osmoregulation(redirected from Osmoregulator)
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osmoregulation/os·mo·reg·u·la·tion/ (-reg″u-la´shun) adjustment of internal osmotic pressure of a simple organism or body cell in relation to that of the surrounding medium.osmoreg´ulatory
osmoregulationthe control of OSMOTIC POTENTIAL or WATER POTENTIAL in organisms. Water molecules tend to move from an area of high osmotic or high water potential (low osmotic pressure) to an area of low osmotic potential or low water potential (highosmotic pressure), when separated by a differentially permeable membrane. Where cells are bathed in a solution, water tends to cross the cell membrane in order to equalize the water potential on either side.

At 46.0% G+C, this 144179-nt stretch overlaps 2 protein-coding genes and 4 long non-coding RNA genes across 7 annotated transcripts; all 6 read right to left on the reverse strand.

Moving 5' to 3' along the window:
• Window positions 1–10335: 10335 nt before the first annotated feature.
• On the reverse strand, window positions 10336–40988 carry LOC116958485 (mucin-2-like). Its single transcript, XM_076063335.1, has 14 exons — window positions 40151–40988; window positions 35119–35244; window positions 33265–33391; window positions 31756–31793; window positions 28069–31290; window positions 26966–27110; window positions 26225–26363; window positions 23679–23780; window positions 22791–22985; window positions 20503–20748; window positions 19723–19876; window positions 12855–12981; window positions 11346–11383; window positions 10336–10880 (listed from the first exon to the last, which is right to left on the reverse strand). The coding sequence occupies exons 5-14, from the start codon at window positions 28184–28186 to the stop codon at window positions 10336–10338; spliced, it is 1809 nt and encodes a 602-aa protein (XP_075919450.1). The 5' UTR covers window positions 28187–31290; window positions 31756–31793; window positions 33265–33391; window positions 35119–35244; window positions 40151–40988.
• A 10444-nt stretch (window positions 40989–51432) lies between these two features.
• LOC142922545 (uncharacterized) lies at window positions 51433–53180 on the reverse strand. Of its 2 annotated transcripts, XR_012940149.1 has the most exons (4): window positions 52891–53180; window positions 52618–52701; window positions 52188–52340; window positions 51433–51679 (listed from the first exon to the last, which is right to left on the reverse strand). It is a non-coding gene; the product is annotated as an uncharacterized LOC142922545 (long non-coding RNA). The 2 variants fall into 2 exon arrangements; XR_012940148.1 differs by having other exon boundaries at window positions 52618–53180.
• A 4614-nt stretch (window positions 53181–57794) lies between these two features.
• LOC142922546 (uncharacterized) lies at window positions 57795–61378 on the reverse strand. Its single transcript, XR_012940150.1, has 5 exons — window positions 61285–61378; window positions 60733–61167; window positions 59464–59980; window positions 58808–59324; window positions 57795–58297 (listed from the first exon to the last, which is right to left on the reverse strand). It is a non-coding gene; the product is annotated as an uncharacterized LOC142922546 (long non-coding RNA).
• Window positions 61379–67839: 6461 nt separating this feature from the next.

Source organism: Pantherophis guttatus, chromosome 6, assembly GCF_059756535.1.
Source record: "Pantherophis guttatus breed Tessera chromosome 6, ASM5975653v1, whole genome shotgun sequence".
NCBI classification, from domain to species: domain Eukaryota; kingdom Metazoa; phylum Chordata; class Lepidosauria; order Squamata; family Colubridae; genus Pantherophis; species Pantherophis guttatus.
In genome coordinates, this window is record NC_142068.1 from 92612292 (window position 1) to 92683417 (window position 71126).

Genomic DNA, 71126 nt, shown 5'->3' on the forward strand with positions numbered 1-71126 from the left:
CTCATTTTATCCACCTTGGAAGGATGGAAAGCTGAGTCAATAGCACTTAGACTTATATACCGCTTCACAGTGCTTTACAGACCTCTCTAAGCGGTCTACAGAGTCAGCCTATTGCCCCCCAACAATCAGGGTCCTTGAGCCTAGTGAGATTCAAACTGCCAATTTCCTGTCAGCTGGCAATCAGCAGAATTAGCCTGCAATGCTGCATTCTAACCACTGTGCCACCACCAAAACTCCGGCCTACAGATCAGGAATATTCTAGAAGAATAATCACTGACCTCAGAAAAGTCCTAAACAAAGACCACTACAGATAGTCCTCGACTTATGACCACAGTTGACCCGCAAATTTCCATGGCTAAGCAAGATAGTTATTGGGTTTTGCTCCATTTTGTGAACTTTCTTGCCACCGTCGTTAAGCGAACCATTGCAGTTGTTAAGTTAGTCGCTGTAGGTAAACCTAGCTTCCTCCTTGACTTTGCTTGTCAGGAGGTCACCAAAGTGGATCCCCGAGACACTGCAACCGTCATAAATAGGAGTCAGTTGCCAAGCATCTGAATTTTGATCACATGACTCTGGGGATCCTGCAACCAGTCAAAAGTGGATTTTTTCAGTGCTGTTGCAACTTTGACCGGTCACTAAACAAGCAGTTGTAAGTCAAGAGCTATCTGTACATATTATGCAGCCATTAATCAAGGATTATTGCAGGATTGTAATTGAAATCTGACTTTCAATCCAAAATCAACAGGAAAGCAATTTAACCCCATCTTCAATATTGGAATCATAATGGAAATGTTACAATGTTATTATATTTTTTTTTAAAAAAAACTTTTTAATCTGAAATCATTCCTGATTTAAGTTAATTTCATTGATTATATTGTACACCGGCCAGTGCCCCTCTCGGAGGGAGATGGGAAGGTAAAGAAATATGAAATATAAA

In a dry atmosphere or the marine environment, organisms tend to lose water to their surroundings. In a wet atmosphere or in freshwater, organisms may have difficulty in losing water. Various means are thus adopted to maintain a correct water balance. Xerophytic plants (see XEROPHYTE).may reverse the normal stomatal rhythm, develop a waxy cuticle, fold leaves, store water (succulent plants) or survive dry periods as spores or seeds. Excess water may be removed by GUTTATION in some plants, and by CONTRACTILE VACUOLES in some unicellular organisms. In mammals osmoregulation is carried out by the kidney, water passing out of the blood stream into the kidney tubule via the BOWMAN'S CAPSULE and reabsorbed, where necessary, in the tubule itself. Marine fish, reptiles and birds are able to eliminate salt through special excretory cells. Different groups of animals remove NITROGENOUS WASTE in different ways - all associated with osmoregulation. Many marine organisms have blood that is ISOTONIC with sea water, and so do not have an osmoregulatory problem.